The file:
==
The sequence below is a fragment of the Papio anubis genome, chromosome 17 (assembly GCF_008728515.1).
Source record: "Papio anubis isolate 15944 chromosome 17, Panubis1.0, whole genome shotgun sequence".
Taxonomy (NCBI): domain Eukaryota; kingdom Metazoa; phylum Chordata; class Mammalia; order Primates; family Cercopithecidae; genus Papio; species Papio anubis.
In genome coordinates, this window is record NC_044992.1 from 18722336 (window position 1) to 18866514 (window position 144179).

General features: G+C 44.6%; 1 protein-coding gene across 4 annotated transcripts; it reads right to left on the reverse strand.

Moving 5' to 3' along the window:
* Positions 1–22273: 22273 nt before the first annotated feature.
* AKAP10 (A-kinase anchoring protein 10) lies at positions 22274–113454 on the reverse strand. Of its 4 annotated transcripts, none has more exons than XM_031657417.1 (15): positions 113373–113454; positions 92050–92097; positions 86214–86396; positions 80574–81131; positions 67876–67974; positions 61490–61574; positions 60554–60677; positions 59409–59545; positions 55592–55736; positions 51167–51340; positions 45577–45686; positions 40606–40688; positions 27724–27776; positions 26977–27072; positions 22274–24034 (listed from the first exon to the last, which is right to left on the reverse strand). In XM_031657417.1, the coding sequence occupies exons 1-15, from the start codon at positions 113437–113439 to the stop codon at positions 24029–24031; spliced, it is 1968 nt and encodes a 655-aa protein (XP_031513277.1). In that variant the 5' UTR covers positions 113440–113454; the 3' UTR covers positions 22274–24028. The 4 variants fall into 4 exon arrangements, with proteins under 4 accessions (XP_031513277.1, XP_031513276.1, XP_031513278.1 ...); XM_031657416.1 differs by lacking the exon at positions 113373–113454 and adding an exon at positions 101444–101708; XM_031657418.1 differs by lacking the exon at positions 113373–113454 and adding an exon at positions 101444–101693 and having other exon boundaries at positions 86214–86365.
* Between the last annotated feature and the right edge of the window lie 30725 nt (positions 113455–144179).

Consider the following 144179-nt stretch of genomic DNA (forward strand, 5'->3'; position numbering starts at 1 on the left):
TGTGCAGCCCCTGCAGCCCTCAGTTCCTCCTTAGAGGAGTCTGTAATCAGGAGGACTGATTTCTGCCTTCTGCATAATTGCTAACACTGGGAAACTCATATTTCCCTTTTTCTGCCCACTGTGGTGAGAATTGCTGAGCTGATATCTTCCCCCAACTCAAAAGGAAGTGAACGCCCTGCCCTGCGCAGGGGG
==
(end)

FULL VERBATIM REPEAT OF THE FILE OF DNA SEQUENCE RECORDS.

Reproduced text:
The sequence below is a fragment of the Papio anubis genome, chromosome 17 (assembly GCF_008728515.1).
Source record: "Papio anubis isolate 15944 chromosome 17, Panubis1.0, whole genome shotgun sequence".
Taxonomy (NCBI): domain Eukaryota; kingdom Metazoa; phylum Chordata; class Mammalia; order Primates; family Cercopithecidae; genus Papio; species Papio anubis.
In genome coordinates, this window is record NC_044992.1 from 18722336 (window position 1) to 18866514 (window position 144179).

General features: G+C 44.6%; 1 protein-coding gene across 4 annotated transcripts; it reads right to left on the reverse strand.

Moving 5' to 3' along the window:
* Positions 1–22273: 22273 nt before the first annotated feature.
* AKAP10 (A-kinase anchoring protein 10) lies at positions 22274–113454 on the reverse strand. Of its 4 annotated transcripts, none has more exons than XM_031657417.1 (15): positions 113373–113454; positions 92050–92097; positions 86214–86396; positions 80574–81131; positions 67876–67974; positions 61490–61574; positions 60554–60677; positions 59409–59545; positions 55592–55736; positions 51167–51340; positions 45577–45686; positions 40606–40688; positions 27724–27776; positions 26977–27072; positions 22274–24034 (listed from the first exon to the last, which is right to left on the reverse strand). In XM_031657417.1, the coding sequence occupies exons 1-15, from the start codon at positions 113437–113439 to the stop codon at positions 24029–24031; spliced, it is 1968 nt and encodes a 655-aa protein (XP_031513277.1). In that variant the 5' UTR covers positions 113440–113454; the 3' UTR covers positions 22274–24028. The 4 variants fall into 4 exon arrangements, with proteins under 4 accessions (XP_031513277.1, XP_031513276.1, XP_031513278.1 ...); XM_031657416.1 differs by lacking the exon at positions 113373–113454 and adding an exon at positions 101444–101708; XM_031657418.1 differs by lacking the exon at positions 113373–113454 and adding an exon at positions 101444–101693 and having other exon boundaries at positions 86214–86365.
* Between the last annotated feature and the right edge of the window lie 30725 nt (positions 113455–144179).

Consider the following 144179-nt stretch of genomic DNA (forward strand, 5'->3'; position numbering starts at 1 on the left):
TGTGCAGCCCCTGCAGCCCTCAGTTCCTCCTTAGAGGAGTCTGTAATCAGGAGGACTGATTTCTGCCTTCTGCATAATTGCTAACACTGGGAAACTCATATTTCCCTTTTTCTGCCCACTGTGGTGAGAATTGCTGAGCTGATATCTTCCCCCAACTCAAAAGGAAGTGAACGCCCTGCCCTGCGCAGGGGG